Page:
[...] 'once we understand this [tendency], it becomes clear that demanding privacy from surveillance capitalists or lobbying for an end to commercial surveillance on the Internet is like asking Henry Ford to make each Model T by hand'. Calls for privacy miss how the suppression of privacy is at the heart of this business model. [...]

on companies like Google collecting all sorts of privacy-infringing data on users

quoting Shoshana Zuboff in http://www.faz.net/aktuell/feuilleton/debatten/the-digital-debate/shoshana-zuboff-secrets-of-surveillance-capitalism-14103616.html

—p.101 by Nick Srnicek 1 year, 5 months ago

referring to a type of subterranean plant stem; as a metaphor, means interconnected

103

they are more like rhizomatic connections

—p.103 default author
uncertain
1 year, 5 months ago

they are more like rhizomatic connections

—p.103 default author
uncertain
1 year, 5 months ago
110

A third dominant tendency is the funneling of data extraction into siloed platforms. When extensive means are not sufficient for competitive advantage, this approach tries to tie users and data to the platform by locking them in through various measures: dependency on a service, inability to use alternatives, or lack of data portability, for instance. [...]

it's funny how we think of all of these techniques as very standard capitalist tricks to ensure competitiveness, with the idea being that it buys the corporation time to deploy true innovation, when in reality they are fundamentally un-innovative and bad for users and, in the long run, remove market pressure to become more innovative and thus reduce innovation in the long run ... either you see the goal of a corporation as delivering a product and thus have to admit that these techniques are not in your best interest, or you explicitly acknowledge that the product is a means to the end of delivering profits to shareholders and thus have to ask why the hell you're wasting your life to make rich people richer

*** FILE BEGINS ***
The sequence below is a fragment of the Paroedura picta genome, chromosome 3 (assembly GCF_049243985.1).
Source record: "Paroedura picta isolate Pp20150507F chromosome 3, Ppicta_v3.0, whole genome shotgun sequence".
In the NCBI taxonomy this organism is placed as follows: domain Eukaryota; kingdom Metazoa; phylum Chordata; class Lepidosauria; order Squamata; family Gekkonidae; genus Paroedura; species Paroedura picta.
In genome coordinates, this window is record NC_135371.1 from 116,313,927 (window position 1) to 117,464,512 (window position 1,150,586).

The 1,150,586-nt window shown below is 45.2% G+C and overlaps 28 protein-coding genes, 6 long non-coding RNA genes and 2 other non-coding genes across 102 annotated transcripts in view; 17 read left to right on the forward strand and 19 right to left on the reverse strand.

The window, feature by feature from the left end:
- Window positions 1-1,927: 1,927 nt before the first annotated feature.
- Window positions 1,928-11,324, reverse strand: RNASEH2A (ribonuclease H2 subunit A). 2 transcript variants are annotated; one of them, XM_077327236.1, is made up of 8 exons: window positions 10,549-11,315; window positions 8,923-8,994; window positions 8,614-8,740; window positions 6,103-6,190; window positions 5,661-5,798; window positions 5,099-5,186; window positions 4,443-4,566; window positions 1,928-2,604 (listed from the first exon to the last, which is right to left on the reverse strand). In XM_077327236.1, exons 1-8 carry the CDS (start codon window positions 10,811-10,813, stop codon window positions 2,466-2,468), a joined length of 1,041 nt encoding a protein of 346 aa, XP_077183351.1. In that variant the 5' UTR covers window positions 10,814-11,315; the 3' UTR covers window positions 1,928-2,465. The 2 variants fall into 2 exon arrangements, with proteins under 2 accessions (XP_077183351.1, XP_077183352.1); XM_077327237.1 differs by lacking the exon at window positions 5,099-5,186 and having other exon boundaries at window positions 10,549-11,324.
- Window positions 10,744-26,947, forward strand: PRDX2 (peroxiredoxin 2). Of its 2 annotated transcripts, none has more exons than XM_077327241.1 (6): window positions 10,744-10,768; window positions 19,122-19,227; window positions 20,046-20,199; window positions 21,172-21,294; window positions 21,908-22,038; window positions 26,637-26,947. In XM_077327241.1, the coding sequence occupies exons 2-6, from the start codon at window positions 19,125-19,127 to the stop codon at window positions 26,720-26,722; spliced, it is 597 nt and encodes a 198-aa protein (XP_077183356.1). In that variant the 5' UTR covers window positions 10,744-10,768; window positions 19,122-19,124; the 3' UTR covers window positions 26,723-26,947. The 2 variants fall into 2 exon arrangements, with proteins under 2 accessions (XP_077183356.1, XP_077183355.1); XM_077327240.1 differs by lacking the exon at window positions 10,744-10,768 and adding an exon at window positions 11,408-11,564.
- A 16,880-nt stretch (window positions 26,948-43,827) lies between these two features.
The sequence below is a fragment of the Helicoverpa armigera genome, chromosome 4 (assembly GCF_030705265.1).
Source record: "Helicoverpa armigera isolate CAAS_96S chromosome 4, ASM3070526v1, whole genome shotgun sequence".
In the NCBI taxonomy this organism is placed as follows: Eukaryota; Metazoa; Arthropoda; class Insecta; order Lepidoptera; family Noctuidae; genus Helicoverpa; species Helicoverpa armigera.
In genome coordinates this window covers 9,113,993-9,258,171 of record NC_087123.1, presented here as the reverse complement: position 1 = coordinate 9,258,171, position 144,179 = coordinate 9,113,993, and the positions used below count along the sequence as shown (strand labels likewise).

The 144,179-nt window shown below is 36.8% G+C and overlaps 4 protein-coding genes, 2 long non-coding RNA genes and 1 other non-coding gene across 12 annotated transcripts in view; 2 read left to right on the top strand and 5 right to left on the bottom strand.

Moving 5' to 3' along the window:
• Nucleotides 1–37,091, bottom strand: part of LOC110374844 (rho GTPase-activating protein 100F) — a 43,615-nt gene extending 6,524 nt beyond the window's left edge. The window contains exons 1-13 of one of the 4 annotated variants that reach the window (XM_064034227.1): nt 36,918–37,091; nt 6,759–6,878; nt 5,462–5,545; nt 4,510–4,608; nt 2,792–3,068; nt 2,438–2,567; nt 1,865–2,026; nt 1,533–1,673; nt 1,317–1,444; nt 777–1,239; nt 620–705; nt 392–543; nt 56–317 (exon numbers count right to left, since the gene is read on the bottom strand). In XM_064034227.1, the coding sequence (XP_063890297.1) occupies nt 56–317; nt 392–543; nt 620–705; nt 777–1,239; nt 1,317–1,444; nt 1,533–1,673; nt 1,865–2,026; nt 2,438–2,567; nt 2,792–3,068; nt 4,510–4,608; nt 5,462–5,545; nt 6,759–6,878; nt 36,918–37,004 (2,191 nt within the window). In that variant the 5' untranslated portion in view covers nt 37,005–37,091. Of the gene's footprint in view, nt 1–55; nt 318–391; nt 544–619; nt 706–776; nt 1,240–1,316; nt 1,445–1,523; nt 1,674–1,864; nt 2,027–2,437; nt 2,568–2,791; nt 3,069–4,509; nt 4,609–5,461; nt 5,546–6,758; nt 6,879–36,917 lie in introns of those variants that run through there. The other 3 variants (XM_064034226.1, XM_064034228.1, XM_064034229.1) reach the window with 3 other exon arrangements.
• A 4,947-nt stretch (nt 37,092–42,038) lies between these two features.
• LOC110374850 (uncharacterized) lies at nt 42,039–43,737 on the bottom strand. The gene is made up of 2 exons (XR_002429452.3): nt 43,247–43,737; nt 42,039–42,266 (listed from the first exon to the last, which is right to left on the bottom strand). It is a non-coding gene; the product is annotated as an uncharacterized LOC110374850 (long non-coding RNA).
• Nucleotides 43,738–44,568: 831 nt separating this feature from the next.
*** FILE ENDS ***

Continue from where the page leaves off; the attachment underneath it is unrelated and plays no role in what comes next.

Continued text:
(the other tendencies: spreading into other related products/fields as business models converge and everyone competes with everyone else, and buying up other companies to aid in that quest)

—p.110 by Nick Srnicek 1 year, 5 months ago

A third dominant tendency is the funneling of data extraction into siloed platforms. When extensive means are not sufficient for competitive advantage, this approach tries to tie users and data to the platform by locking them in through various measures: dependency on a service, inability to use alternatives, or lack of data portability, for instance. [...]

it's funny how we think of all of these techniques as very standard capitalist tricks to ensure competitiveness, with the idea being that it buys the corporation time to deploy true innovation, when in reality they are fundamentally un-innovative and bad for users and, in the long run, remove market pressure to become more innovative and thus reduce innovation in the long run ... either you see the goal of a corporation as delivering a product and thus have to admit that these techniques are not in your best interest, or you explicitly acknowledge that the product is a means to the end of delivering profits to shareholders and thus have to ask why the hell you're wasting your life to make rich people richer